ZACHARY SMALL / NAOMI BOYCE / CHET KING
“/VANITAS/” is a fantasia on the fragile infrastructure that underlies our digital age, the economy that pays for it, and the crippling normalization of life that we experience under the auspices of globalization.
‘Vanitas’ comes from the Latin, meaning superficiality and emptiness. We define it as the emotional vacancy of repeatable, predictable forms; vanitas is the emptied, utilitarian expectation you feel looking at the modern city’s horizon; the power of architecture quietly choreographing our lives.
We want to destroy ‘vanitas.’
Like witnessing the demolition of a building, the rupturing of ‘vanitas’ produces a surge of emotions: adrenaline, panic, anger, hilarity, and, most importantly, absurdity. In that absurdity, as Albert Camus defines it, we find self-consciousness. Our goal for “/VANITAS/” at Dixon Place was to render digital life with clarity: to expose our audience to the stunning fragility and physicality of the internet by interrogating its connections to financial mechanisms and the architecture of urban planning. As a systematic critique, “/VANITAS/” ultimately pointed to the dangerous political vacuums created when financial and urbanization projects proliferate without citizens’ input.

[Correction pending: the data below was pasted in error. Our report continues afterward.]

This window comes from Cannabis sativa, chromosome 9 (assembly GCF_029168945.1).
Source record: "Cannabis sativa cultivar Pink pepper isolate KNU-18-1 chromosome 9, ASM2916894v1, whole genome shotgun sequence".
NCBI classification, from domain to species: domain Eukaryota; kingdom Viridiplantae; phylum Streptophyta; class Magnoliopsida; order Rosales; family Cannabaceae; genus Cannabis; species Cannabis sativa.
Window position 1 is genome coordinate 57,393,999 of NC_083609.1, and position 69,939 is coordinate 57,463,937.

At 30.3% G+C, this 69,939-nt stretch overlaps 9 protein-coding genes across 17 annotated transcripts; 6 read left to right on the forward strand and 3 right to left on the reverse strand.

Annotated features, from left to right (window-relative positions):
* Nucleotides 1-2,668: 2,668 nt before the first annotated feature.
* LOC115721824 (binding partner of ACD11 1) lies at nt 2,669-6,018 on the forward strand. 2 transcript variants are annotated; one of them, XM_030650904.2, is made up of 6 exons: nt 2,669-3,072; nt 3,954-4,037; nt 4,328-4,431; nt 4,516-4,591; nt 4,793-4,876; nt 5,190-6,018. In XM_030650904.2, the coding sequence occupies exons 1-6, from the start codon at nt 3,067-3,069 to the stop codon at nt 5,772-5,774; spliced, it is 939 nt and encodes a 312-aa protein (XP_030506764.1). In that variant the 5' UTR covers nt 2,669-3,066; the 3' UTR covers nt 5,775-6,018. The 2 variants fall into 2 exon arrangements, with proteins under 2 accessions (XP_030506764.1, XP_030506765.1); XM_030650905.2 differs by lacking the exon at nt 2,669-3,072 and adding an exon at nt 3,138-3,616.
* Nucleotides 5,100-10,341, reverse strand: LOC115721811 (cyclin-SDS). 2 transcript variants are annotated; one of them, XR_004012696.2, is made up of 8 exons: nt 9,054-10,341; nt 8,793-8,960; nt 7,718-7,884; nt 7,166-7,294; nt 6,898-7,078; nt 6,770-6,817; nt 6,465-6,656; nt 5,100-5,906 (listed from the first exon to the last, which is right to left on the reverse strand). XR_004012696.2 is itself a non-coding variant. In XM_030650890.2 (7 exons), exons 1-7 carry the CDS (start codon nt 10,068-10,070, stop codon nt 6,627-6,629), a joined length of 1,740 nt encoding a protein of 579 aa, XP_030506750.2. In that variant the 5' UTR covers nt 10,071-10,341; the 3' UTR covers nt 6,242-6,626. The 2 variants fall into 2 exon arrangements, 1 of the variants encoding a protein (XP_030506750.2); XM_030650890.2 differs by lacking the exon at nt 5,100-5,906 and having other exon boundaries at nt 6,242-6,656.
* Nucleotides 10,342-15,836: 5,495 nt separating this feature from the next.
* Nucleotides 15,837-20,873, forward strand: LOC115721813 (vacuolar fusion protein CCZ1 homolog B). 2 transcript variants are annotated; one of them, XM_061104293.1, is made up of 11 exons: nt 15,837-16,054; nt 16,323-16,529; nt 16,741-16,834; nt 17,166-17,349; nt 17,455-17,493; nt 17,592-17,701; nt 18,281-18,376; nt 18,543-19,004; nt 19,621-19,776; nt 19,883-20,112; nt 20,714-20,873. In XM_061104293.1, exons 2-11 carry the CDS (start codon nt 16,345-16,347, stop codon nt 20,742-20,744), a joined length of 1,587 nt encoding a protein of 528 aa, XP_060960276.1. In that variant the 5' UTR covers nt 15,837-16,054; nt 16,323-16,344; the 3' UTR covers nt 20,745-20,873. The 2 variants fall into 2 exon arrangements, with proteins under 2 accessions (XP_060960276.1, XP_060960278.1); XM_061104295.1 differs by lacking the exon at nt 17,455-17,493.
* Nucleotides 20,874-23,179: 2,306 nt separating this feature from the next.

As theatremakers, we also wanted to unpack digital space vis-à-vis theatrical space without resorting to clichés. “/VANITAS/” was a chance to envision a 21st-century theatre that looked like the conditions it was made under: the warm glow of computer screens as comfort; the cyclical melodrama of stock indexes as Greek tragedy; the War on Terror as a war on metaphors. We wanted to go where theater often avoids going—into technology and not around it. These concepts calcified into our performance at Dixon Place by connecting the personal with the architectural. The bridge between these worlds was the play’s text. With an undelineated script written like a poetic composition, language had more independence and flow. The actors played in opposition to the text, anchoring its dense themes with honest comedy. With a suite of improvised multimedia intervening their work, the actors embodied ‘vanitas,’ grappling with the fierce interplay between stories and technology.
From “/VANITAS/” we will remember moments of clarity countered by conspiracy: bodies mediated through reflective and translucent mirrors. Our digital highway collapsed. Sharks biting Google’s undersea cables. Information spilling into the ocean and becoming sentient. That sentience rising from the Mariana Trench like an ascendant Android Aphrodite. A silence. A reckoning. Who knows? But for now, what? What now?